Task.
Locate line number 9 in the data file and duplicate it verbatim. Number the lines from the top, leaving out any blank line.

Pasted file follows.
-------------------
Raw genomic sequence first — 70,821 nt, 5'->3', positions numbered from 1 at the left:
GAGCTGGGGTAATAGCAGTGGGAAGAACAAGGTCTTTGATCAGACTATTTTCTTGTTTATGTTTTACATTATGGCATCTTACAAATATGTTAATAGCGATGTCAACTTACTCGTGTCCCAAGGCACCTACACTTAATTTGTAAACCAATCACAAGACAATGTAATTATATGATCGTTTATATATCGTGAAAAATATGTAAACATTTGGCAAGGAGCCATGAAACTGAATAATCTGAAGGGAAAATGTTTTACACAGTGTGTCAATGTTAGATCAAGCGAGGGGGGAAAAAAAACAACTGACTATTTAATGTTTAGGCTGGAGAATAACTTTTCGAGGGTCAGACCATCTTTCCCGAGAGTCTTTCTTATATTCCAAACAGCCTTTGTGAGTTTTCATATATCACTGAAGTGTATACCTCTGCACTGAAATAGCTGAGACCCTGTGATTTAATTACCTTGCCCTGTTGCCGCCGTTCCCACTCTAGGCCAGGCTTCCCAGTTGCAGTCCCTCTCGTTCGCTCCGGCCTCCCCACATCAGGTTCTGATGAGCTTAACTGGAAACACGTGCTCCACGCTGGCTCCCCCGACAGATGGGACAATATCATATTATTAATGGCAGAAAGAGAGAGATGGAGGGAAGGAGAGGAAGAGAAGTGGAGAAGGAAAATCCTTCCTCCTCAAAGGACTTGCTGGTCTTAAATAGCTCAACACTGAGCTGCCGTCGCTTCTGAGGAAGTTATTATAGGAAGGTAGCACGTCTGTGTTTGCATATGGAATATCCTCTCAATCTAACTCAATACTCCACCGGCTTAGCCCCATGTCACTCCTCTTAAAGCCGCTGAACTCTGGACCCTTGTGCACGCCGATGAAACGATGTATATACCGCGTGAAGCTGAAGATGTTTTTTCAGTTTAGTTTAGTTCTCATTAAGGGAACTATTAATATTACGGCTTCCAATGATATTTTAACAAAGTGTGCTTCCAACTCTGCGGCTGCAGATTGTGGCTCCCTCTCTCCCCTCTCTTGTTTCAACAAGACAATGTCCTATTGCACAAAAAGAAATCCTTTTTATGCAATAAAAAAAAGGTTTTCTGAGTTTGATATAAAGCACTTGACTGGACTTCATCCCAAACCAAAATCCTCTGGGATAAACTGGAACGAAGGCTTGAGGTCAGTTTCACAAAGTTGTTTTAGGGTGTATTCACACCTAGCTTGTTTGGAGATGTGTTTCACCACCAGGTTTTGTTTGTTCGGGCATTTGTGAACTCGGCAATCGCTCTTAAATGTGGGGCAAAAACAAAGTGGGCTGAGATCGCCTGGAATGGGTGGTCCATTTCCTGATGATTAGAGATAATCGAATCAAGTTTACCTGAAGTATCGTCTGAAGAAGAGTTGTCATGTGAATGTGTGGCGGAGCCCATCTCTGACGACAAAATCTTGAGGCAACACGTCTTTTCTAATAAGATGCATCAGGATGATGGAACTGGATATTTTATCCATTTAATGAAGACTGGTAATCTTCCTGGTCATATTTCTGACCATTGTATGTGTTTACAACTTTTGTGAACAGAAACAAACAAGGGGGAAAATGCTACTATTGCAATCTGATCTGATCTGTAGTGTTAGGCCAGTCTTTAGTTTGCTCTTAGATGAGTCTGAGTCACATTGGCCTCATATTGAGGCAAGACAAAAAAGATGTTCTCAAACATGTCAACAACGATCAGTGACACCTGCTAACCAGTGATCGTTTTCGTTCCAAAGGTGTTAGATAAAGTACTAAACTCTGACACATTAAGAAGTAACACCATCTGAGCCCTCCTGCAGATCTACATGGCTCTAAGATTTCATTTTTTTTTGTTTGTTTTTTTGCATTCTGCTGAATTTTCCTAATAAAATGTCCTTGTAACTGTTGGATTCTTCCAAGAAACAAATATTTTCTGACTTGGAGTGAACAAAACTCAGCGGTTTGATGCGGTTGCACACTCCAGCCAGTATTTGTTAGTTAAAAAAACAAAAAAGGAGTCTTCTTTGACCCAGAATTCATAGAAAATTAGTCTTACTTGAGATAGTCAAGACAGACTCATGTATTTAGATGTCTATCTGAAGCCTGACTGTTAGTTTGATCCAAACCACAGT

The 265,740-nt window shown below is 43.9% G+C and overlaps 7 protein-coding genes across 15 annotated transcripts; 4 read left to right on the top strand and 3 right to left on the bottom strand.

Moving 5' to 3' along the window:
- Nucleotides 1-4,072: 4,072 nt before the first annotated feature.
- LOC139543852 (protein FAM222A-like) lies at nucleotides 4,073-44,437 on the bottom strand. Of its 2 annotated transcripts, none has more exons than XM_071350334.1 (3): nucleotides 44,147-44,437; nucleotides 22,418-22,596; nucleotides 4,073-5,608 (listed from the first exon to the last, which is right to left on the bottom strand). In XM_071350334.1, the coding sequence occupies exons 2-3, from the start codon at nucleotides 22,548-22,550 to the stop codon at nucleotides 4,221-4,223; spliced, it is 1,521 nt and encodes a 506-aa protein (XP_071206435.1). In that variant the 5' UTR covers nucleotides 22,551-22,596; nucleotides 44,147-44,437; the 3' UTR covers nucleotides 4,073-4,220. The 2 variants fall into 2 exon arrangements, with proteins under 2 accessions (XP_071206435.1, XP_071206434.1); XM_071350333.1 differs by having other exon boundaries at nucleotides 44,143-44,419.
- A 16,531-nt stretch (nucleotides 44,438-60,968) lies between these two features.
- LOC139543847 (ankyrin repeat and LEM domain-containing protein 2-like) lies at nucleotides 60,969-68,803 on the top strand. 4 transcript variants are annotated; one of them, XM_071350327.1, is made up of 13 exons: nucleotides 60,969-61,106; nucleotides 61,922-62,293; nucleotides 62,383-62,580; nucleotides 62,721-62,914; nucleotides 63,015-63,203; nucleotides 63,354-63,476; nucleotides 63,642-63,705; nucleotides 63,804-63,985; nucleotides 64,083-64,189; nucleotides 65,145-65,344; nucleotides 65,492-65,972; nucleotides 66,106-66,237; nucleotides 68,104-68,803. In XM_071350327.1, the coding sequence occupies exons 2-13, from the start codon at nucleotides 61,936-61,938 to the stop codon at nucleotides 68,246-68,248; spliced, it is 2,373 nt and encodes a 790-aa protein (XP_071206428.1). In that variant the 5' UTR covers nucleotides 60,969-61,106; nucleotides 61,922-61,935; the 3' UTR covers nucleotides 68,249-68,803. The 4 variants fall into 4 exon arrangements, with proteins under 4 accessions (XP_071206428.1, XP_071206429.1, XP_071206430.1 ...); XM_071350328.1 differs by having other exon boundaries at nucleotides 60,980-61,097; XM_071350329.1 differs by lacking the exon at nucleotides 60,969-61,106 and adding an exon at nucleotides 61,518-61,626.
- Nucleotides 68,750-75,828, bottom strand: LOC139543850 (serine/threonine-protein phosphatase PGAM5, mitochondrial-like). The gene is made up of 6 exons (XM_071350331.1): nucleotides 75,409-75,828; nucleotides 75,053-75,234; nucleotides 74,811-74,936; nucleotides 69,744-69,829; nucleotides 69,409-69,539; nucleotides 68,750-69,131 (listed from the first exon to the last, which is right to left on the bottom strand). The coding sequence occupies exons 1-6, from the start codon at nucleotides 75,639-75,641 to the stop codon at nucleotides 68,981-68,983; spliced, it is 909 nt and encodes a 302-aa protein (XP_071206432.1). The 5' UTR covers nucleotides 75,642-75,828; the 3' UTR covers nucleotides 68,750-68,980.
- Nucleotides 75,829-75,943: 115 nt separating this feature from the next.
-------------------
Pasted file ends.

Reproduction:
- Nucleotides 68,750-75,828, bottom strand: LOC139543850 (serine/threonine-protein phosphatase PGAM5, mitochondrial-like). The gene is made up of 6 exons (XM_071350331.1): nucleotides 75,409-75,828; nucleotides 75,053-75,234; nucleotides 74,811-74,936; nucleotides 69,744-69,829; nucleotides 69,409-69,539; nucleotides 68,750-69,131 (listed from the first exon to the last, which is right to left on the bottom strand). The coding sequence occupies exons 1-6, from the start codon at nucleotides 75,639-75,641 to the stop codon at nucleotides 68,981-68,983; spliced, it is 909 nt and encodes a 302-aa protein (XP_071206432.1). The 5' UTR covers nucleotides 75,642-75,828; the 3' UTR covers nucleotides 68,750-68,980.